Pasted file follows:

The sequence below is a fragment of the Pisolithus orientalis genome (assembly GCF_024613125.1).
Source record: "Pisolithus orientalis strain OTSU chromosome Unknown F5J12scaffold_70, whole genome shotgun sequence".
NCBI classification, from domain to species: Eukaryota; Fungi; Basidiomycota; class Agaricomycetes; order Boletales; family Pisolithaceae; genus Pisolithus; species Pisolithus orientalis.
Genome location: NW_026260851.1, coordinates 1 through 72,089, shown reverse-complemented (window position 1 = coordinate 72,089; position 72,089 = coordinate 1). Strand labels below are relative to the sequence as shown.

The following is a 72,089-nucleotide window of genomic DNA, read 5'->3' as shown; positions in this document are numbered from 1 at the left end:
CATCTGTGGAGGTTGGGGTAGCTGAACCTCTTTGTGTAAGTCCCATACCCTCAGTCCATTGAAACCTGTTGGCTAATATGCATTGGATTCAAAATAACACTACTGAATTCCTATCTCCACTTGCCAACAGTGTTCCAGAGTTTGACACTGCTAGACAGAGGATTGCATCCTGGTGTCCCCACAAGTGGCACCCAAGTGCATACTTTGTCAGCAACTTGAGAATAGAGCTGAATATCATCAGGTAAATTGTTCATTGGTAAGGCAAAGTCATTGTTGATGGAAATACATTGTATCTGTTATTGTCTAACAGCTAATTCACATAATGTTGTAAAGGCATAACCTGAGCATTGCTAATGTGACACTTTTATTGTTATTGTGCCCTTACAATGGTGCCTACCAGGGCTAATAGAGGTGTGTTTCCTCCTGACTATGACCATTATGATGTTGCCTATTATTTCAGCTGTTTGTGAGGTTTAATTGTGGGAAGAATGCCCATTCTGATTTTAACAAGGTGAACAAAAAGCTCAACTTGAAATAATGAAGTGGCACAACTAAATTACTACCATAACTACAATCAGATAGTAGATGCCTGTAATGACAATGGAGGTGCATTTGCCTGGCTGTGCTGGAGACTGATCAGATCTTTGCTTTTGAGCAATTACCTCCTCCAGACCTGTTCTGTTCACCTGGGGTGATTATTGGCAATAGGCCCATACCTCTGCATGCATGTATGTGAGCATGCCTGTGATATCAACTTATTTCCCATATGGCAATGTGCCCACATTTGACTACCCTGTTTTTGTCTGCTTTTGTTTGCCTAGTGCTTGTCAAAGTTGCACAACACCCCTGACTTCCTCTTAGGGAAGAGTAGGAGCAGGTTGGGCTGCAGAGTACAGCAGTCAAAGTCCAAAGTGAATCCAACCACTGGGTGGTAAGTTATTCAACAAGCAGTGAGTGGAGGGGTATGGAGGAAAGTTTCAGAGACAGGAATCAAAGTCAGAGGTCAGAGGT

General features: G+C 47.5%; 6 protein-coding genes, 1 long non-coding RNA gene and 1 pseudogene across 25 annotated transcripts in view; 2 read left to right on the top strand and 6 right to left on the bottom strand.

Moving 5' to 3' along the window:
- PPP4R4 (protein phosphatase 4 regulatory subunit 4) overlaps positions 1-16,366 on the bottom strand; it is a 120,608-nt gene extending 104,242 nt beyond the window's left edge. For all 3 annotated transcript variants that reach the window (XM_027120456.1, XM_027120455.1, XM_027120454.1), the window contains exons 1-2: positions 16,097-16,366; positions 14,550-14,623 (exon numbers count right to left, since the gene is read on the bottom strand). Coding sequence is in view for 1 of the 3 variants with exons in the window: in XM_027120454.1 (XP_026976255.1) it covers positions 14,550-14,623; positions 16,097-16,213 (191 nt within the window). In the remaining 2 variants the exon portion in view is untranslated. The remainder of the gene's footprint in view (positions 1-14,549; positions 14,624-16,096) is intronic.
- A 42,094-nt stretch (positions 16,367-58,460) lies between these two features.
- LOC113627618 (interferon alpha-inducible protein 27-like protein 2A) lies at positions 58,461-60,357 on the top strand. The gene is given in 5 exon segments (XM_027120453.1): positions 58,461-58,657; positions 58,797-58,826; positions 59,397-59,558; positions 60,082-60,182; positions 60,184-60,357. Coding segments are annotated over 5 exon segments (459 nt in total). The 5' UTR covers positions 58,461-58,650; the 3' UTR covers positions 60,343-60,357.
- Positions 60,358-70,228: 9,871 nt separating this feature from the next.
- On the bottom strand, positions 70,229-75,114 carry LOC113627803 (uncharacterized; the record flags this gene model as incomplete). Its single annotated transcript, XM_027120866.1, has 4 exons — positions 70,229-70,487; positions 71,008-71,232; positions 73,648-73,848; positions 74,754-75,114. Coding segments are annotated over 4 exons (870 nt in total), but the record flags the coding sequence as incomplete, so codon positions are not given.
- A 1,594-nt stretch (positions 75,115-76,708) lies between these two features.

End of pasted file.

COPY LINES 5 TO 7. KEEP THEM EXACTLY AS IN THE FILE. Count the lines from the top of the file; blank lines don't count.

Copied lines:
The following is a 72,089-nucleotide window of genomic DNA, read 5'->3' as shown; positions in this document are numbered from 1 at the left end:
CATCTGTGGAGGTTGGGGTAGCTGAACCTCTTTGTGTAAGTCCCATACCCTCAGTCCATTGAAACCTGTTGGCTAATATGCATTGGATTCAAAATAACACTACTGAATTCCTATCTCCACTTGCCAACAGTGTTCCAGAGTTTGACACTGCTAGACAGAGGATTGCATCCTGGTGTCCCCACAAGTGGCACCCAAGTGCATACTTTGTCAGCAACTTGAGAATAGAGCTGAATATCATCAGGTAAATTGTTCATTGGTAAGGCAAAGTCATTGTTGATGGAAATACATTGTATCTGTTATTGTCTAACAGCTAATTCACATAATGTTGTAAAGGCATAACCTGAGCATTGCTAATGTGACACTTTTATTGTTATTGTGCCCTTACAATGGTGCCTACCAGGGCTAATAGAGGTGTGTTTCCTCCTGACTATGACCATTATGATGTTGCCTATTATTTCAGCTGTTTGTGAGGTTTAATTGTGGGAAGAATGCCCATTCTGATTTTAACAAGGTGAACAAAAAGCTCAACTTGAAATAATGAAGTGGCACAACTAAATTACTACCATAACTACAATCAGATAGTAGATGCCTGTAATGACAATGGAGGTGCATTTGCCTGGCTGTGCTGGAGACTGATCAGATCTTTGCTTTTGAGCAATTACCTCCTCCAGACCTGTTCTGTTCACCTGGGGTGATTATTGGCAATAGGCCCATACCTCTGCATGCATGTATGTGAGCATGCCTGTGATATCAACTTATTTCCCATATGGCAATGTGCCCACATTTGACTACCCTGTTTTTGTCTGCTTTTGTTTGCCTAGTGCTTGTCAAAGTTGCACAACACCCCTGACTTCCTCTTAGGGAAGAGTAGGAGCAGGTTGGGCTGCAGAGTACAGCAGTCAAAGTCCAAAGTGAATCCAACCACTGGGTGGTAAGTTATTCAACAAGCAGTGAGTGGAGGGGTATGGAGGAAAGTTTCAGAGACAGGAATCAAAGTCAGAGGTCAGAGGT

General features: G+C 47.5%; 6 protein-coding genes, 1 long non-coding RNA gene and 1 pseudogene across 25 annotated transcripts in view; 2 read left to right on the top strand and 6 right to left on the bottom strand.